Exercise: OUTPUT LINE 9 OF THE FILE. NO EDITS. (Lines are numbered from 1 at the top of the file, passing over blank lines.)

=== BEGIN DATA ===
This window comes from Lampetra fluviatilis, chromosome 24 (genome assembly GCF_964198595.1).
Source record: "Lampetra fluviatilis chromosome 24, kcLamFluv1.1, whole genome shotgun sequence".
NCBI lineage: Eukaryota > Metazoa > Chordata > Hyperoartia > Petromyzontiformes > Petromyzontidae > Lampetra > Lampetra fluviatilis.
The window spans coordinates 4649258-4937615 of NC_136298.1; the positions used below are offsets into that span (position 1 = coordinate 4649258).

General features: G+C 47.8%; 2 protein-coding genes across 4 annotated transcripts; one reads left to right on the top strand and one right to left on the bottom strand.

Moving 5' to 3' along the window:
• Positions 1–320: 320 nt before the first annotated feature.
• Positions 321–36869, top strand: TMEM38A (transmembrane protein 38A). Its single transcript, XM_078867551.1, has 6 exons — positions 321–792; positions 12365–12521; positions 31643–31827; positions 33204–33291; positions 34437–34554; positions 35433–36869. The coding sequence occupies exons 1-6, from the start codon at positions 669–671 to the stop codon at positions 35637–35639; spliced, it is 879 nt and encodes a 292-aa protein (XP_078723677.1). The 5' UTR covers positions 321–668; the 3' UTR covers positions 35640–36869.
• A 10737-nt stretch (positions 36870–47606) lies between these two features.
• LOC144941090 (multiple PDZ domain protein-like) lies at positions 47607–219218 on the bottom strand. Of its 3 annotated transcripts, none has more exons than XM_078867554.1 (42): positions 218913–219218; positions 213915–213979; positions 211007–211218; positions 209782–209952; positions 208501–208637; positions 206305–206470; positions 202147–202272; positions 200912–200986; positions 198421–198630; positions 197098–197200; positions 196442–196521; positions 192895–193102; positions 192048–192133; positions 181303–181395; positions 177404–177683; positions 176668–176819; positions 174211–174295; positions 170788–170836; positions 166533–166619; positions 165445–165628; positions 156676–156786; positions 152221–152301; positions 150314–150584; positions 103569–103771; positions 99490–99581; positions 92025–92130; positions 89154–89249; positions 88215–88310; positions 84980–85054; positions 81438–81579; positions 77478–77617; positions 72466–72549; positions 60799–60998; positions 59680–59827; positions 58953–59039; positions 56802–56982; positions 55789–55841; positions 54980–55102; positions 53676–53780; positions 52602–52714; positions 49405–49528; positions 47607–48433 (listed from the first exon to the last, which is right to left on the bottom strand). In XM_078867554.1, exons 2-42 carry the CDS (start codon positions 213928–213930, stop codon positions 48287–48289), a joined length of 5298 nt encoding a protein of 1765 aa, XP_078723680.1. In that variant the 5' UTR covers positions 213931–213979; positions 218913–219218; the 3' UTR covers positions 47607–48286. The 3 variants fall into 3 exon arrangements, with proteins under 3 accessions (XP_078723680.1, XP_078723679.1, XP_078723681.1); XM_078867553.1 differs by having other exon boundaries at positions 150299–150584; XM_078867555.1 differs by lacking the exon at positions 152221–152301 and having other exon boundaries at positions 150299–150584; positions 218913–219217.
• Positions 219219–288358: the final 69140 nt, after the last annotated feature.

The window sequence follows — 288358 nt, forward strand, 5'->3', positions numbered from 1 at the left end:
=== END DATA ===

• A 10737-nt stretch (positions 36870–47606) lies between these two features.